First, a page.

Why I choose the Ping G410 3 Hybrid?
I’ll cut straight to the chase. I gamed a Taylormade RBZ Tour 3 Hybrid for about 8 years. It gave me many beautiful shots over those years, and I always found the distance to be exceptional.
However, over a period of about 6 months, I started to develop a big miss to the right, with the RBZ 3 hybrid specifically. Every other club in the bag would come out pretty solid, with a fairly reliable draw. Every club except my bloody 3 hybrid.
Naturally my confidence started to wane, and thoughts of a newer, shinier more reliable 3 hybrid started flowing through my brain. At this point, I need to mention that I switched to the Ping G410 9 Degree Driver in early 2019, and it is by far the best driver I’ve ever used, and arguably the best club I have ever owned.
Given my overwhelmingly positive experiences with the G410 driver, it made sense to consider the the Ping G410 3 hybrid as a replacement for the RBZ tour 3 hybrid. I managed to source a demo version for 2 weeks during the festive season, and the put the club to work on the course.
Let’s just say that it did not disappoint. I still have that shot out to the right every now and then, but it is far less severe. More importantly, the general shape of the G410 3 hybrid matches up with the rest of my clubs, meaning a fairly reliable draw, with the occasional push fade to the right (mainly caused by swing and timing errors on my behalf).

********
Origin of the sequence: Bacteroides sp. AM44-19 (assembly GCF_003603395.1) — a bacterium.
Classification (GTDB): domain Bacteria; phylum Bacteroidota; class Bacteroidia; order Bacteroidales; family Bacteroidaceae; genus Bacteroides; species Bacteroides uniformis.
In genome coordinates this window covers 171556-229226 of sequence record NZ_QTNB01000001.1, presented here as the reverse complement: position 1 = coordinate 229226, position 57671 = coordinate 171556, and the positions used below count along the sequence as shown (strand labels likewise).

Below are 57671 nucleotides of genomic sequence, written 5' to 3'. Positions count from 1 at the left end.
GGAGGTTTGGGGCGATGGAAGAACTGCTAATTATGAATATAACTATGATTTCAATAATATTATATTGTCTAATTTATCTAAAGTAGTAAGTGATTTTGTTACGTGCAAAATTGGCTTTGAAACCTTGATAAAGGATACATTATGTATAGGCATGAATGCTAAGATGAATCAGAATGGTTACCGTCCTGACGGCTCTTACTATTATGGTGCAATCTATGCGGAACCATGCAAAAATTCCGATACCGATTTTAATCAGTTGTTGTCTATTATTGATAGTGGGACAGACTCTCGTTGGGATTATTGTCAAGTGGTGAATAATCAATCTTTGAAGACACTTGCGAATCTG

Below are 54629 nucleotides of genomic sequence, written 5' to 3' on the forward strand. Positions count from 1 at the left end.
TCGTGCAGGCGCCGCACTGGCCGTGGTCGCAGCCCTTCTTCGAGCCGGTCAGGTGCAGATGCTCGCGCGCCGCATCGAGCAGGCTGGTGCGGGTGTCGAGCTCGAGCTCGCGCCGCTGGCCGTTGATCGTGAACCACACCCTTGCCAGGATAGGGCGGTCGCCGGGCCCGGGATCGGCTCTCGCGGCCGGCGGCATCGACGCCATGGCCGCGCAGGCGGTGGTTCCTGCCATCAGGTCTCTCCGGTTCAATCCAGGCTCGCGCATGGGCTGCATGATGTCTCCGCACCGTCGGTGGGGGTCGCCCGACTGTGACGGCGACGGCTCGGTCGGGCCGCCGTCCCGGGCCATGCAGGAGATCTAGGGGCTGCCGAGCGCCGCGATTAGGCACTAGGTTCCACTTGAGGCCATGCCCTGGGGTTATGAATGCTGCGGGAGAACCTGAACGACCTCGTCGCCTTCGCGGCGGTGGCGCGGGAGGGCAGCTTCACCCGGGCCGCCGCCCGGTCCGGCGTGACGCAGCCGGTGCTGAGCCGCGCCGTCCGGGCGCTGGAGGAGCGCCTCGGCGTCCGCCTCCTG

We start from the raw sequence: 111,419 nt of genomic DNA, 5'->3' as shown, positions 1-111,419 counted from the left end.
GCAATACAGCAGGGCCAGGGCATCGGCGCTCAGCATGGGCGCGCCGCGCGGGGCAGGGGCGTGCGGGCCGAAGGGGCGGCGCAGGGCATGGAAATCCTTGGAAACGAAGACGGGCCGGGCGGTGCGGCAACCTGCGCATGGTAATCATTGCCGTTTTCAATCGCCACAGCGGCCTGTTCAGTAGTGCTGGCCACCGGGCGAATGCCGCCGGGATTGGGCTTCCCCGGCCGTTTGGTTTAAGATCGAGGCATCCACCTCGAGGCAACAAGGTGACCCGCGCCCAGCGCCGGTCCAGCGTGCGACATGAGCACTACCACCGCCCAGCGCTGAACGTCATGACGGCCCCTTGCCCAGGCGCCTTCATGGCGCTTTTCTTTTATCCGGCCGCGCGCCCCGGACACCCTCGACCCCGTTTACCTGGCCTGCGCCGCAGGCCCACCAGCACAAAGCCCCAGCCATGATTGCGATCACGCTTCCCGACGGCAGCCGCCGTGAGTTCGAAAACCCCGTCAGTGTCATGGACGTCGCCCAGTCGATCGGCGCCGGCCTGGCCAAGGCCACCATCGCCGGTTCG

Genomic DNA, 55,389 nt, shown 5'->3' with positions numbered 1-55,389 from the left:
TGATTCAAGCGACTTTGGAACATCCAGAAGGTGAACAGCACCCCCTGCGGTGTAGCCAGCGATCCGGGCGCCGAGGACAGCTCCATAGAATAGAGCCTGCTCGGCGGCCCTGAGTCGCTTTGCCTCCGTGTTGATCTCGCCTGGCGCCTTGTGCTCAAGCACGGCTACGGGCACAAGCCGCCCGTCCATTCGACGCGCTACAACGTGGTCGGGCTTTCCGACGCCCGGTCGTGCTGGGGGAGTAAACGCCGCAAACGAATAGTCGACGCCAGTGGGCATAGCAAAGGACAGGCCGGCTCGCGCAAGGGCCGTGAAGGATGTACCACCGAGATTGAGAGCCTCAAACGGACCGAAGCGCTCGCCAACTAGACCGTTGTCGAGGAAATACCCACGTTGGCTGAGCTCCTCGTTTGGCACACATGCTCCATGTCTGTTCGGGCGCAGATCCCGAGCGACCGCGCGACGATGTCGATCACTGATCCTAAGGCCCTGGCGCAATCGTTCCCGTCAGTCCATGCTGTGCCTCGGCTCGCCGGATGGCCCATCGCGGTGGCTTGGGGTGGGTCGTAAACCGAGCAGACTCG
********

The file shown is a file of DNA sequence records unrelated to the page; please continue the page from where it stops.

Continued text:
Ping G410 3 Hybrid – Best Features
In my opinion, these are the best features of the G410 Rescue.
- It sets up nice and square to the target
- The clubhhead inspires confidence at address
- The shaft is so short, it feels like you have a mid-iron in your hands
- It launches high and lands soft
- I find it easy to hit draws with this hybrid
- The distance is very respectable
- Having the option to customize the setup (if I need to), is very reassuring
It’s worth hammering home the last point, because the customization options greatly reduce the risk of buying a club that doesn’t work for you in the long run. For instance, if the club is coming out too low, you can increase the loft by up to 1.5 degrees. If you’re missing everything to the left, you can make the G410 hybrid up to 3 degrees flatter, which is probably the fastest way to cure a hook (using equipment at least).
In other words, you don’t have to worry about investing in a club that might fall out of favour later down the line. If the club starts producing funny shots consistently (like my RBZ tour’s rockets to the right), you can fine tune the setup to help eliminate the undesirable shot. Of course this logic applies to all adjustable golf clubs, but in the case of the Ping G410, the customization options really are impressive.
Ping G410 Hybrid Club Technology
The following information on the club technology is sourced directly from ping.com.
Larger Profile Club Head
A larger head provides added stability and helps elevate MOI 6.5%.
High MOI, Fast Face
A deeper, high-density tungsten back weight creates extreme perimeter weighting to maximize forgiveness in the larger-profile head.
8 Customization Options
Trajectory Tuning 2.0 utilizes a patented, lightweight aerodynamic hosel sleeve that you adjust to influence ball flight while ensuring proper gapping
Reduced Spin Grooves
The face is textured to reduce spin, and the painted grooves help frame the ball at address.
Sidenote – Even though the customization options are legitimately awesome, I currently have the hybrid set to the default setting of 19 degrees, with a neutral lie angle. I can work it both ways if need be, but it works really well for my stock standard draw.
Main Drawbacks of the Ping G410 3 Hybrid